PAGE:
Yesterday, Mormon leaders in Salt Lake City tried to call a culture-war truce, announcing at a rare press conference that they are willing to support anti-discrimination laws for the LGBT community as long as those laws also protect people who say they oppose gay rights for religious reasons.
"It is one of today's great ironies that some people who have fought so hard for LGBT rights now try to deny the rights of others to disagree with their public policy proposals," said Elder Dallin Oaks, a member of the church's elite Quorum of the Twelve Apostles, citing recent instances where religious opponents of gay marriage—including a Mormon Olympic liaison and the CEO of Mozilla—lost their jobs ostensibly because of their beliefs.
It's an attempt by the church to square two different sides of the cultural debate and adapt to the rapid countrywide shift in attitudes about LGBT rights. But while the announcement may be historically significant, gay rights leaders say that as a matter of policy, it could be a wolf in sheep's clothing, allowing anyone to legally discriminate against gays in the name of religion.
The announcement also won't change the Mormon belief that the only acceptable sexual interactions are between husband and wife. A top Mormon official affirmed the church's opposition to same-sex marriage at the biennial LDS conference last year, saying that "while many governments and well-meaning individuals have redefined marriage, the Lord has not." Church leaders reiterated this Tuesday, saying that support for anti-discrimination laws would not alter LDS doctrine. "This commandment and doctrine comes from sacred scripture and we are not at liberty to change it," Sister Neill Marriott said at the press conference.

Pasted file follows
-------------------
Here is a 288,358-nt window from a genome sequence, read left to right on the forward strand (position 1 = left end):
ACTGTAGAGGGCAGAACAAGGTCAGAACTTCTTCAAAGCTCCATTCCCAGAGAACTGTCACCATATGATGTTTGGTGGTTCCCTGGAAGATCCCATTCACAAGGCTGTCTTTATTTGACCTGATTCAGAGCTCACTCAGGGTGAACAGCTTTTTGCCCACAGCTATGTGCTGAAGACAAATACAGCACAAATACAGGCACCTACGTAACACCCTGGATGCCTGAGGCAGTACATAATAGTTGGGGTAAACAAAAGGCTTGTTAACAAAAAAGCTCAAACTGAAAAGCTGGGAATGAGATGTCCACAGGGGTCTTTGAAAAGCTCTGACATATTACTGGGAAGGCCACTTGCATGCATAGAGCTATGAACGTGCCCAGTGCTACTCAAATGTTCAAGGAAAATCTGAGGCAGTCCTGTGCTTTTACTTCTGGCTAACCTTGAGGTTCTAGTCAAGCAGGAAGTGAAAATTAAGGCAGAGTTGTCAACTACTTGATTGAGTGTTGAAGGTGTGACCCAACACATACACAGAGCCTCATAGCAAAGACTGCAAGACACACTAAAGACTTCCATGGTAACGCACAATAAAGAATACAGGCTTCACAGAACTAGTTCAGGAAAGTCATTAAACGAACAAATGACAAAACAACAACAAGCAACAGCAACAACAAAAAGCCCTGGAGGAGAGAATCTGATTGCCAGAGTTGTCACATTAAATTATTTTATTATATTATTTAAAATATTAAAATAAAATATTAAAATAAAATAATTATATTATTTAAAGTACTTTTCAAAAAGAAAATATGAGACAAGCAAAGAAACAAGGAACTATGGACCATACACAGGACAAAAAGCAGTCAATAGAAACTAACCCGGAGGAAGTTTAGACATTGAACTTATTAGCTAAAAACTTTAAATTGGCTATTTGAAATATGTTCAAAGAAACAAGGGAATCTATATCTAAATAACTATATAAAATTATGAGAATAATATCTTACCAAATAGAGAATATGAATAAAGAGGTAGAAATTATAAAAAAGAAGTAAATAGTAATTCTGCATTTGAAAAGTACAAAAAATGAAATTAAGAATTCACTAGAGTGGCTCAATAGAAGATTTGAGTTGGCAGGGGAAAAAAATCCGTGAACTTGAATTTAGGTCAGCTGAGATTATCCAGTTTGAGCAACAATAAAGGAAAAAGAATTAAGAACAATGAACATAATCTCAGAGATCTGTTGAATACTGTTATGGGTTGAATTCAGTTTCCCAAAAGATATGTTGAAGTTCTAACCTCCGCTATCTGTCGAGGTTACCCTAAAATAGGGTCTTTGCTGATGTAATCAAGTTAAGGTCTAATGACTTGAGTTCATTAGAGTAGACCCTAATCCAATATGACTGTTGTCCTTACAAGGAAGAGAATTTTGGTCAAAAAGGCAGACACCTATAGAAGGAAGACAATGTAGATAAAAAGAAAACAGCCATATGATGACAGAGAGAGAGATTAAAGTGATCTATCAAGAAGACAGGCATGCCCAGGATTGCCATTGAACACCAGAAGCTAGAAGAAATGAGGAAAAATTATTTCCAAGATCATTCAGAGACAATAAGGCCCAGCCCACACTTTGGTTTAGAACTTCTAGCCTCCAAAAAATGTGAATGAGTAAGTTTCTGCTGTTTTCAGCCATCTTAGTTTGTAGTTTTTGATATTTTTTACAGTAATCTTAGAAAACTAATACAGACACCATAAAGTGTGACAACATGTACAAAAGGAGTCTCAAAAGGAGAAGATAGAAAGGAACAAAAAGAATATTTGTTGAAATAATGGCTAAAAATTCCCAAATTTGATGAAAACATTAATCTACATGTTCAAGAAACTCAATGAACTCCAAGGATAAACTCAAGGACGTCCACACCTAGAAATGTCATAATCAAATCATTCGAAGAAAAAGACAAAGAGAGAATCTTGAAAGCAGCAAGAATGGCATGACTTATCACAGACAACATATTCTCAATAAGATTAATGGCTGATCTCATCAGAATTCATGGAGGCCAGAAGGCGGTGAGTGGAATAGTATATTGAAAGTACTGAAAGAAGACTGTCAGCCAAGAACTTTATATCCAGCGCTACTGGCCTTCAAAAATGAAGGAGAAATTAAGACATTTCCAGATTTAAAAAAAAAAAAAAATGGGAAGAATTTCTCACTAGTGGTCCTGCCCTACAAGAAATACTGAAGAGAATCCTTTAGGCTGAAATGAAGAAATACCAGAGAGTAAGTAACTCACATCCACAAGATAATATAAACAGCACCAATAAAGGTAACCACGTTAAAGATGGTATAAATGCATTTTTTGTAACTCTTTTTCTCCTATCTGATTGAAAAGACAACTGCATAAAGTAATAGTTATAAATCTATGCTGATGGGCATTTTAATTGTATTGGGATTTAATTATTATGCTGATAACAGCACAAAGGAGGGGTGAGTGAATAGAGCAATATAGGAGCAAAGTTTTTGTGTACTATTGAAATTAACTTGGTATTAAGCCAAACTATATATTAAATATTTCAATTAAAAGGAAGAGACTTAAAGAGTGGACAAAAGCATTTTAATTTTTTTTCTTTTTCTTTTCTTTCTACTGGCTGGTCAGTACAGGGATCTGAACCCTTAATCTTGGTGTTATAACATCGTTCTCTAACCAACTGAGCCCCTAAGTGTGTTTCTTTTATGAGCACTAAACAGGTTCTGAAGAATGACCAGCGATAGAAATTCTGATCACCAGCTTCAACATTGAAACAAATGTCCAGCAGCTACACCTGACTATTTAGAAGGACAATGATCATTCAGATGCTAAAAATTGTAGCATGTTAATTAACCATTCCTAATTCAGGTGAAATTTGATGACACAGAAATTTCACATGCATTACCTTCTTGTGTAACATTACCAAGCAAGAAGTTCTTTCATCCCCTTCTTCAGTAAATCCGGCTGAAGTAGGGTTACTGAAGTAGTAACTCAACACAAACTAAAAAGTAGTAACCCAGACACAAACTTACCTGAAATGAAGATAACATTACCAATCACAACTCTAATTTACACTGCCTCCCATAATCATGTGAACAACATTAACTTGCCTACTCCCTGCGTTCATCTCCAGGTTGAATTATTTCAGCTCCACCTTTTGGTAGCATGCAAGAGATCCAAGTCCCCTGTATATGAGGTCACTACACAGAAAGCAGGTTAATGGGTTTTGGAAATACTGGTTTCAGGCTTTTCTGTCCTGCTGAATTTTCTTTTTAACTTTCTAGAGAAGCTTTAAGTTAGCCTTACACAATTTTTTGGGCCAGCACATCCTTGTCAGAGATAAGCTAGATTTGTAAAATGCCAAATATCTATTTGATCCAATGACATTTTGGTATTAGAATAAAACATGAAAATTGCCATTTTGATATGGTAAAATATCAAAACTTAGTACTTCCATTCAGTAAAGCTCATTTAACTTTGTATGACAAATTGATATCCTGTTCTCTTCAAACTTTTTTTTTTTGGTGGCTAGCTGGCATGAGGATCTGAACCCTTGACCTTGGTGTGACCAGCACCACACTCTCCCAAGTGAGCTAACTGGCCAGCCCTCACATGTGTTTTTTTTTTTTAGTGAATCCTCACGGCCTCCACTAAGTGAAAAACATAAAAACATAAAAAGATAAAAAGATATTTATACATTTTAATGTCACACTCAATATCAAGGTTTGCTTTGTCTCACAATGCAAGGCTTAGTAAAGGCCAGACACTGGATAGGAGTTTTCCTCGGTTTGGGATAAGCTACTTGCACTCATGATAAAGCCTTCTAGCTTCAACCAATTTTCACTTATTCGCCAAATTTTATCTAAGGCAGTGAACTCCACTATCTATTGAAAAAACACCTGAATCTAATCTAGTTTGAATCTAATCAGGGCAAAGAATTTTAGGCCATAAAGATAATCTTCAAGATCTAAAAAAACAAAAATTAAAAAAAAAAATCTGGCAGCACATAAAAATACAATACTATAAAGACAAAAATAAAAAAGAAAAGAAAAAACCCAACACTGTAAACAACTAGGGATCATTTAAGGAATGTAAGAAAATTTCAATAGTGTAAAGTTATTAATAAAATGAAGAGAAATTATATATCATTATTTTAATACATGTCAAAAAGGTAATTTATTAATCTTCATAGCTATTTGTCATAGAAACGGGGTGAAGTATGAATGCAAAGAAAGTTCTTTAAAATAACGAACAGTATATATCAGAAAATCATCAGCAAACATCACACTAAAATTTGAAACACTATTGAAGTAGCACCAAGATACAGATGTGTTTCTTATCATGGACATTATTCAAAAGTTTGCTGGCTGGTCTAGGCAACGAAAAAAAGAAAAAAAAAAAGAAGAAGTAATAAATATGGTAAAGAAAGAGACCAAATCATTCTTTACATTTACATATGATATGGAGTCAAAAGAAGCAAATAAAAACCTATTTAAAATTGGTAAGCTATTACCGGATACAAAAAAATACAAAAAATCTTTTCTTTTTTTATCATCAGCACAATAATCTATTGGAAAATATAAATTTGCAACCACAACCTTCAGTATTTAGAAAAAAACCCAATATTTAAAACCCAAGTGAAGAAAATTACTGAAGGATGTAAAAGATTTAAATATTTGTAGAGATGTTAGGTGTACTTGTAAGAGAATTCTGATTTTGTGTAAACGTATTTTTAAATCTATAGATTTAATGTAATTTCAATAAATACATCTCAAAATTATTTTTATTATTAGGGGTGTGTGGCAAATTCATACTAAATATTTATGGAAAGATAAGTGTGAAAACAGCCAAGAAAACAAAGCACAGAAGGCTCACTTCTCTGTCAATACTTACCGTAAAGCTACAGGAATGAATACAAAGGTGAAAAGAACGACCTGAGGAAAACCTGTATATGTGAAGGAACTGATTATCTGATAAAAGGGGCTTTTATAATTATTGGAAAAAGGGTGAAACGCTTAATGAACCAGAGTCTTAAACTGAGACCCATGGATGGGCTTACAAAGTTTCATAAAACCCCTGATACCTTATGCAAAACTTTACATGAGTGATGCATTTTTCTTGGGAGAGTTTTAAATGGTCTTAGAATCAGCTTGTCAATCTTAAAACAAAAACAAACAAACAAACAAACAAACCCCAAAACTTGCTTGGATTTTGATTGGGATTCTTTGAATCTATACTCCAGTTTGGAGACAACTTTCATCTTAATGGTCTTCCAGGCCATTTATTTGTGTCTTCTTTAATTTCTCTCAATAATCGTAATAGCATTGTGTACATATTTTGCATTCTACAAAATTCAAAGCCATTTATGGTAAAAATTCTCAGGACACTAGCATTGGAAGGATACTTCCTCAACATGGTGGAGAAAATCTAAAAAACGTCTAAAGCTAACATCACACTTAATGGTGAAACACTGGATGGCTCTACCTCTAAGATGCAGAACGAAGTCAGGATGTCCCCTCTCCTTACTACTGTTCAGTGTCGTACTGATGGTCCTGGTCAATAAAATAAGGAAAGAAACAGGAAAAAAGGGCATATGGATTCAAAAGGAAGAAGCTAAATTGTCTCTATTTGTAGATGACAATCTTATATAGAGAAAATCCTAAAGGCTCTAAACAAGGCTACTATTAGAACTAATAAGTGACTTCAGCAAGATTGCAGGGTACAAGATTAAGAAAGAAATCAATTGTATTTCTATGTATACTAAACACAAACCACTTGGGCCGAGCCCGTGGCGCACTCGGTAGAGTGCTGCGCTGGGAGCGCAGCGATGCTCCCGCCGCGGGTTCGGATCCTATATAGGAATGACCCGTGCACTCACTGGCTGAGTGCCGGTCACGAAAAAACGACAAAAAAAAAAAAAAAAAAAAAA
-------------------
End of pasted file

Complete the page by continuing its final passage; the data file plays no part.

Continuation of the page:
In recent years, the church has made efforts to soften its tone toward gays while maintaining its doctrinal stance that homosexuality is wrong. The LDS website mormonsandgays.org, launched in 2012, lays out this new, gentler message: "The experience of same-sex attraction is a complex reality for many people... The attraction is not a sin, but acting on it is. Even though individuals do not choose to have such attractions, they do choose how to respond to them."
The position leaves gay Mormons in the uncomfortable position of having to choose between their religion and a life of celibacy or heterosexual marriage—a struggle that received lots of attention this month thanks to the TLC special "My Husband's Not Gay."
The show followed a group of Mormon men who identify as SSA—or same-sex attracted—but are married to women because they refuse to act on their sexual desires. The men openly talked about wanting to bone dudes, worrying their wives with plans for "camping trips" with their bros, and even designed a danger scale to assess how tempting certain guys were to them. Despite all this, they claimed they aren't gay because they eschewed the "gay lifestyle" for a more traditional home with a wife and kids.
Obviously, all this promotes a dangerous idea to people struggling with their sexualities; it's like saying that an immutable characteristic can be cured through sheer force of will. (The American Psychiatric Association recommends that medical professionals refrain from offering gay reparative therapy on ethical grounds, because it can cause harm to patients.)
So while yesterday's announcement might seem like a big concession for gay Mormons and their families, the church's expectations about homosexuality remain deeply flawed. "The new Mormon position is like the candy with the razor blade in it that your mom warned you about on Halloween," says Brooke Hunter, a Mormon apostate who identifies as a lesbian.
"I do hope this move helps bring legislation into being. But the LDS Church isn't showing compassion or humanity. They want to codify their right to discriminate against LGBT people."
Follow Allie on Twitter